Manufacturing and Engineering SMEs undecided about impact of artificial intelligence

Despite the significant rise in the profile of artificial intelligence (AI), the UK’s Manufacturing and Engineering SMEs are largely undecided about the impact it will have on their business, sector and jobs. The findings are taken from the latest independent research from Close Brothers Asset Finance and Leasing. 

Seven in 10 of respondents are of the view that AI will have a bearing on their business, but are undecided about the scale, with 25% (UK average: 20%) thinking it will have a large impact compared to just 6% (UK average: 9%) who say it won’t have a measurable impact. 

Q: How much of an impact, if any at all, do you think the increasing presence of artificial intelligence will have on your business?

Business owners are split about whether to incorporate AI into their business processes, with 47% (UK average: 41%) saying they will against 36% (UK average: 40%) who have no intention of doing so. The remaining 17% (UK average: 19%) haven’t yet made up their minds.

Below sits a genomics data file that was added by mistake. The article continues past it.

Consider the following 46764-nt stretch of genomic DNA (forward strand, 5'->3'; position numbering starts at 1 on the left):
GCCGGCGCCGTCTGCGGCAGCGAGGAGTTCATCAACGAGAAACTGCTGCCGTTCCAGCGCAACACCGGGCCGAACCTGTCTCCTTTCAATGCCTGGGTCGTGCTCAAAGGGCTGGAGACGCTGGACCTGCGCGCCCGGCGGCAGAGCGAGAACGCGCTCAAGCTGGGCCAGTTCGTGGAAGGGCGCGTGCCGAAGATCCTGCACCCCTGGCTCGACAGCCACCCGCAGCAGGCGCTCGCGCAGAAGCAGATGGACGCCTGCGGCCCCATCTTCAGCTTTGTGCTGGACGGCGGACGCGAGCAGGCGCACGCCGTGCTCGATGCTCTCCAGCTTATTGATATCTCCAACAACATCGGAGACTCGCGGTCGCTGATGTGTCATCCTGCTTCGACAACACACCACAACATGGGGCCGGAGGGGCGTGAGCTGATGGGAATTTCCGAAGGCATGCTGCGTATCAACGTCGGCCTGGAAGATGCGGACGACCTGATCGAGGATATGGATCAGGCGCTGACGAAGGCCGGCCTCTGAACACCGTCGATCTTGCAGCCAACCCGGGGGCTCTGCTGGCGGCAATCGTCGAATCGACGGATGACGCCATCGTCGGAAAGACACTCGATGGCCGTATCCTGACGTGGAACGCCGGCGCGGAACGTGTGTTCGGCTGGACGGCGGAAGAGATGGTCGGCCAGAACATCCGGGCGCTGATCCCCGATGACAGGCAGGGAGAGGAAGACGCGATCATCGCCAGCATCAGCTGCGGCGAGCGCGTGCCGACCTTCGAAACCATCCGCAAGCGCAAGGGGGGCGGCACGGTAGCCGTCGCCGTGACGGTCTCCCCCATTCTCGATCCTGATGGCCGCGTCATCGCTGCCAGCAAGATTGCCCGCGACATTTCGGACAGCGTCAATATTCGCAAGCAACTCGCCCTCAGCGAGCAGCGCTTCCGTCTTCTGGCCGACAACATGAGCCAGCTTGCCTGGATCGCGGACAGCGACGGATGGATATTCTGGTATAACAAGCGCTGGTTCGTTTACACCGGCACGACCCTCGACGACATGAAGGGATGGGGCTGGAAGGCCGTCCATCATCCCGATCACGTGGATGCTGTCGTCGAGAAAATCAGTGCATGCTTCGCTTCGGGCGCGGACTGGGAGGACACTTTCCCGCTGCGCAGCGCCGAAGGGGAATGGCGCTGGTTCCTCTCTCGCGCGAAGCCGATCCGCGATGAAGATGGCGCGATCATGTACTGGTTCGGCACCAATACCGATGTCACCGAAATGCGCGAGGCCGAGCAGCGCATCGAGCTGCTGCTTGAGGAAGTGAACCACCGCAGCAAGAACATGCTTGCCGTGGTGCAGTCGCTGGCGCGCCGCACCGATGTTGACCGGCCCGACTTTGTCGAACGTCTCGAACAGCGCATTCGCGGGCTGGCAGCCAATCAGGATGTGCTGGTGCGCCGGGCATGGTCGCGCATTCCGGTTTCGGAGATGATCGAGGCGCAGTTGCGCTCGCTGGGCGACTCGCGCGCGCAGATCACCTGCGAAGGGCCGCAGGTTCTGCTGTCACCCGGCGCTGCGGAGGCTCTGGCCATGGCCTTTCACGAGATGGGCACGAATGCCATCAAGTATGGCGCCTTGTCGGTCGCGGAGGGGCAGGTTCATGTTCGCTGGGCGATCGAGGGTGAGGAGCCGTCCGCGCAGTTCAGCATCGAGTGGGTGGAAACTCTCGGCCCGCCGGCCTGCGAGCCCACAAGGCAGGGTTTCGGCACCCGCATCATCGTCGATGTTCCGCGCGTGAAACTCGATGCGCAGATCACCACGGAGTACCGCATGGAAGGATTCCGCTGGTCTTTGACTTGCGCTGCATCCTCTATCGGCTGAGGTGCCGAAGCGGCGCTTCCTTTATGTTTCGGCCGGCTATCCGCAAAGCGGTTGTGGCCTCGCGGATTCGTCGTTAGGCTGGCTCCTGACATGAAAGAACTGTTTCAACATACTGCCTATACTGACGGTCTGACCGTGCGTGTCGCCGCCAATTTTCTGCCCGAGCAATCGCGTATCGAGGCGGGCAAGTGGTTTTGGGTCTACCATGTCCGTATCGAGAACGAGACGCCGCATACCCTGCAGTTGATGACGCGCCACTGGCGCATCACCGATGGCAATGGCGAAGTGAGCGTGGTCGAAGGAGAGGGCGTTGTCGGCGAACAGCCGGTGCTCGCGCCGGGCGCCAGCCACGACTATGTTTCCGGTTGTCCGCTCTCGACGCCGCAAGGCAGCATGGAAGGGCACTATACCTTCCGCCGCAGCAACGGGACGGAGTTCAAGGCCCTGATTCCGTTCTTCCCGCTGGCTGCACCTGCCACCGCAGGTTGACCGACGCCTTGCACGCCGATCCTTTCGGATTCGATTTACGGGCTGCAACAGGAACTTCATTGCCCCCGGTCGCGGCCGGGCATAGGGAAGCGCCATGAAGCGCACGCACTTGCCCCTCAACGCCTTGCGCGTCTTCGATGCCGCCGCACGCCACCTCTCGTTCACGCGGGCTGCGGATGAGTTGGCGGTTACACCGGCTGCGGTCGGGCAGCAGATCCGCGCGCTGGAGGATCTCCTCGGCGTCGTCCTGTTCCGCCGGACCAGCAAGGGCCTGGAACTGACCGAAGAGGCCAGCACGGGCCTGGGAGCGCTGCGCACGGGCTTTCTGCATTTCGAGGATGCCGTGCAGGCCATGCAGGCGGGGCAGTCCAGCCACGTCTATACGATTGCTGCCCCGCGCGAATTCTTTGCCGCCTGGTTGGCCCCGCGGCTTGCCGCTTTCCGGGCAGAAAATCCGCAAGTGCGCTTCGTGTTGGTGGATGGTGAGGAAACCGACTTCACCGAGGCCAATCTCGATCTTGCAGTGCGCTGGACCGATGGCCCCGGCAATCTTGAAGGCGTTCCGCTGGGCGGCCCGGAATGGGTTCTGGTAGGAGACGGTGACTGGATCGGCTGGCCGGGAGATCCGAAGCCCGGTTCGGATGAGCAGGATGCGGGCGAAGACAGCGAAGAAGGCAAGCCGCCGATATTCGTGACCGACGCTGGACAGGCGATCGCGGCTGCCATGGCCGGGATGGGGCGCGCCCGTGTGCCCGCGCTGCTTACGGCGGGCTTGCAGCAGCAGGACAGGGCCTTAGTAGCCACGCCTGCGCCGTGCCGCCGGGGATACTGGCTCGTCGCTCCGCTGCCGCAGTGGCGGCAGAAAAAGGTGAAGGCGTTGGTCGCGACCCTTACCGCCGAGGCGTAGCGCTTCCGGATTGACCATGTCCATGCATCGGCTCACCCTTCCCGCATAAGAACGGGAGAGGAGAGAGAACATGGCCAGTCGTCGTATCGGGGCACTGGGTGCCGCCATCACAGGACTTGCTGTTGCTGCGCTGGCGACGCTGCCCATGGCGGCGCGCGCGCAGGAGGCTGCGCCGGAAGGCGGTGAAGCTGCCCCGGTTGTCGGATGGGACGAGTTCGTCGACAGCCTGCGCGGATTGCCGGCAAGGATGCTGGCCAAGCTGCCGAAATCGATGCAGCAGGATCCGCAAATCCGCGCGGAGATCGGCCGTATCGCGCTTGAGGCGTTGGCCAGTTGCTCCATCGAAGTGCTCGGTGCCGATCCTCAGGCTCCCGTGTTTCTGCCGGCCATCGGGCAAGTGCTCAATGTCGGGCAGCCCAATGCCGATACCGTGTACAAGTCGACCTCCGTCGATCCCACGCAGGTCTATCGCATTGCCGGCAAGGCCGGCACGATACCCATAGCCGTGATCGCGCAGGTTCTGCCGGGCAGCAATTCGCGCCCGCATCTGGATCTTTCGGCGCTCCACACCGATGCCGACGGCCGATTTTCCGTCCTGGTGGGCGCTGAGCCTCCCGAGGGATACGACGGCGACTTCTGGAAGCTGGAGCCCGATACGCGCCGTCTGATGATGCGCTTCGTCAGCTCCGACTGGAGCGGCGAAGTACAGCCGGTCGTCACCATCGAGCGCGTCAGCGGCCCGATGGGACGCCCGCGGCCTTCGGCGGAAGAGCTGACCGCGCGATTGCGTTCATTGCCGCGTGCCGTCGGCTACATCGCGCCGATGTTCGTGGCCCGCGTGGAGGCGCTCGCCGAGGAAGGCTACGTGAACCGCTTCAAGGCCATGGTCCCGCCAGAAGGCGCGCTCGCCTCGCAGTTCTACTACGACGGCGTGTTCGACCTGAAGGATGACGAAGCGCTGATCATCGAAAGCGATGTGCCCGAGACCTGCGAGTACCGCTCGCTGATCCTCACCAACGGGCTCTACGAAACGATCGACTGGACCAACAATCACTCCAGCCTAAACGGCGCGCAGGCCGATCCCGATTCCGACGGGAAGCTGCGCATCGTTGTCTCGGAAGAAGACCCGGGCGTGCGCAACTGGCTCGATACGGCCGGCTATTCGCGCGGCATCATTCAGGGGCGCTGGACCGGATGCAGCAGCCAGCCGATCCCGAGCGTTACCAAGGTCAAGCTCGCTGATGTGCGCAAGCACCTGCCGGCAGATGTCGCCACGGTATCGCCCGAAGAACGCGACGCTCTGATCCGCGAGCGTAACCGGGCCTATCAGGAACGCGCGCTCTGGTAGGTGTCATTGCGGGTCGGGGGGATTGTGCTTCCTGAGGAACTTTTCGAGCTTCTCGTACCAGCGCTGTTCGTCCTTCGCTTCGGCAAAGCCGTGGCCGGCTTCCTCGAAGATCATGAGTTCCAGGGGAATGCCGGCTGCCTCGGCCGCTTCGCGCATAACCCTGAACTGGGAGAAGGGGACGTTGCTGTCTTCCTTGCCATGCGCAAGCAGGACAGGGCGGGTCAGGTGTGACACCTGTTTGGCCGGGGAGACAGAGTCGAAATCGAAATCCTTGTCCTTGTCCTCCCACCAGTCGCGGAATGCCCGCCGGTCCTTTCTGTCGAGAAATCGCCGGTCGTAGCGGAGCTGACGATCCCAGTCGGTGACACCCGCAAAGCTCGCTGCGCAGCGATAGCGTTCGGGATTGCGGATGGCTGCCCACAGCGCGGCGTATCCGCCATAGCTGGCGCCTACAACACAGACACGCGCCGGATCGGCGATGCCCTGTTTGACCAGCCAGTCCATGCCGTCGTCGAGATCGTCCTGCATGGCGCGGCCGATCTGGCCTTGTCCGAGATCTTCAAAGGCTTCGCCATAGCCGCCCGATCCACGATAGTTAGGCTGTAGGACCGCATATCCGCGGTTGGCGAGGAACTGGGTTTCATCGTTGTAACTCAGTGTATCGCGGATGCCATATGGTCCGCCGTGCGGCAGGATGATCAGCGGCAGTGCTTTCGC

The key question about potential job losses brought about by AI also divided the crowd, with 42% (UK average: 42%) saying AI will lead to large-scale job losses in their sector; 43% (UK average: 43%) are of the opposite view while 15% (UK average: 15%) are unsure.

While many see AI as a potential threat, more of the UK’s Manufacturing and Engineering SME business owners see the technology as something that will present opportunities for growth and employment in their sector than those who do not.

The business areas (in order) most at risk from Artificial Intelligence according to respondents are: 

1. Customer service

2.  Administration

3. Marketing

4. Operations

5. Accounting

6.  HR

7. Sales

8.  Legal

Our view

Matt Roper, CEO of Close Brothers’ Commercial Business, said: “Artificial Intelligence already impacts us on a daily basis in hundreds of ways, from route mapping to using chatbots to answer questions, and it’s only likely to become more prominent in the coming years.”

“Our research is telling us a number of things. Firstly, there’s an understandable lack of consensus about AI’s current and potential impact, largely because it’s only gained traction in the public imagination fairly recently. There’s also no agreed definition of what AI actually is.

“Secondly, there’s a recognition that it could present opportunities for firms to use AI to their advantage, particularly in those sectors that are more reliant on digital innovation.

“And lastly, firms aren’t yet sure quite how to incorporate AI into their business processes.”

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